The tax implications of different crypto investment strategies can be categorized into – crypto trading, HODLing, dollar-cost averaging and crypto passive income sources, like staking, yield farming, lending, etc. While the first three will generally trigger capital gain taxes, crypto passive income activities will attract income taxes.
In this guide, we will dive into all four and explain their tax implications, along with all their nuances and intricacies.
The Basics of Crypto Taxes
Crypto taxes can get really complicated once you get into its nitty-gritty, i.e., claiming losses, DeFi taxes, airdrops and hard forks, etc. Plus, some countries, like India, Japan, Slovenia, and a few others, have unique crypto tax laws that don’t fit well with the common crypto taxation framework.
Fortunately, we have in-depth crypto tax guides for virtually every country that you can check out to dive deeper. But for the purpose of this article, here is a gist of how crypto taxes work in most countries:
In most countries, including the US, Canada, Australia, Spain, and more, crypto is considered a property (or some version of it) for tax purposes.
Therefore, every time you sell, swap, spend, or dispose of your crypto, you become liable for capital gain taxes, assuming you make a profit (selling price > cost basis). Similarly, if you receive crypto as a form of payment or income for selling your products or services, you become liable for ordinary income taxes.
What are the Different Strategies to Invest in Crypto?
There are many different crypto investing strategies, but we can roughly classify them into the following four categories: crypto trading, HODLing, dollar-cost averaging and crypto passive income sources, i.e., staking, yield farming, lending, etc.
Crypto Trading: Crypto trading involves actively buying and selling crypto with the goal of generating profits from short-term price fluctuations. Traders utilize various strategies, such as technical analysis and reading charts and market trends, to make informed trading decisions.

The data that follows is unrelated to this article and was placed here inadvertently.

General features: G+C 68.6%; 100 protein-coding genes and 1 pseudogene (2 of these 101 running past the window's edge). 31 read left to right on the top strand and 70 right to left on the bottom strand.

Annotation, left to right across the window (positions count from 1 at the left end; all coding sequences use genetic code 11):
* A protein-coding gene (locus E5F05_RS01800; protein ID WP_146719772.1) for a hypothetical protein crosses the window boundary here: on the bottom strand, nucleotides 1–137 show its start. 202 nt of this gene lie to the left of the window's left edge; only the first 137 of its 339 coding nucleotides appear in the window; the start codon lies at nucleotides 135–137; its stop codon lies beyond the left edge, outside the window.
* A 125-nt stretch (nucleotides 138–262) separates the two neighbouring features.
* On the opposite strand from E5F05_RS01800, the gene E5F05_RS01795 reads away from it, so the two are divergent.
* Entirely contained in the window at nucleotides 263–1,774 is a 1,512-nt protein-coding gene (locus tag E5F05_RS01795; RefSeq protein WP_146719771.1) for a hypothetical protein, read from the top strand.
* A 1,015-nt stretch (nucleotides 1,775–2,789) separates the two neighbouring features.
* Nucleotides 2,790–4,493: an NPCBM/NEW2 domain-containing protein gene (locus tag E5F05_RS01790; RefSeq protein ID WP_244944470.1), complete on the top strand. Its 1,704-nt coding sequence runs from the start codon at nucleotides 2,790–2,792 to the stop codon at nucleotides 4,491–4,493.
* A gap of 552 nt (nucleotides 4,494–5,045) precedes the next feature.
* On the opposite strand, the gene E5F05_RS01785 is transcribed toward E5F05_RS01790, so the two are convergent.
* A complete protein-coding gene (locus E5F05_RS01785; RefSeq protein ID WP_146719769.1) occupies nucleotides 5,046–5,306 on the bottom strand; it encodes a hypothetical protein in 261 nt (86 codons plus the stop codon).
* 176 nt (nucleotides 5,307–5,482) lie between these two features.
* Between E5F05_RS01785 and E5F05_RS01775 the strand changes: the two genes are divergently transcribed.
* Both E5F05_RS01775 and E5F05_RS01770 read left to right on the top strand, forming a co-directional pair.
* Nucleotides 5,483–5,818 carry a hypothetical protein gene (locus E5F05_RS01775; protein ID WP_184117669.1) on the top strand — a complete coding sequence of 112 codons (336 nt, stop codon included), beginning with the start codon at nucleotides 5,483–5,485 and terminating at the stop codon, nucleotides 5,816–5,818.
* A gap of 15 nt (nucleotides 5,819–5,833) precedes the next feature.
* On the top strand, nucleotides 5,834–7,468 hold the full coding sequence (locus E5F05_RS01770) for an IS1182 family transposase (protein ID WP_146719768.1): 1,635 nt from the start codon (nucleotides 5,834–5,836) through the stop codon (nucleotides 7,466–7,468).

Check out our guide on different trading strategies, where we discuss the pros and cons for each strategy in depth.
HODLing: HODLing, meaning “hold on to dear life”, refers to a long-term investment strategy where, as the name suggests, investors hold onto their crypto to capitalize on the potential long-term growth, ignoring the short-term price fluctuations. As you can imagine, this strategy requires a lot of patience and conviction in the potential of selected cryptocurrencies.
According to a Glasssnode report, more people have held on to their Bitcoin for longer than a year than ever before.
Dollar-Cost Averaging (DCA): DCA involves investing a fixed amount of money at regular intervals, regardless of the crypto’s price. With this strategy, investors purchase more crypto when prices are low and less when prices are high. It’s a nice healthy balance between trading and HODLing, mitigating the impact of short-term market volatility and the need to accurately time the market.
Crypto Passive Income: Investors can participate in activities like staking, where they lock up their crypto to become a validator and receive rewards, yield farming, where they provide liquidity to DEXs to earn interest or rewards and lending platforms that allow investors to lend their crypto and earn interest on their holdings.
Taxes on Crypto Trading
As per the basics of crypto taxes, selling crypto is considered a disposal event. Therefore, capital gains taxes on realized gains. However, most countries have varying capital gain tax rates for short-term gains and long-term gains (usually the former being higher).
Since in crypto trading, you’re buying and selling crypto within minutes, hours, days, and sometimes weeks, if you’re swing trading, you will almost always pay a higher tax rate than someone holding their digital assets for more than a year.
Moreover, when you’re trading daily or weekly, the sheer volume of transactions can quickly become overwhelming, leading to potential difficulties in accurately reporting gains and losses.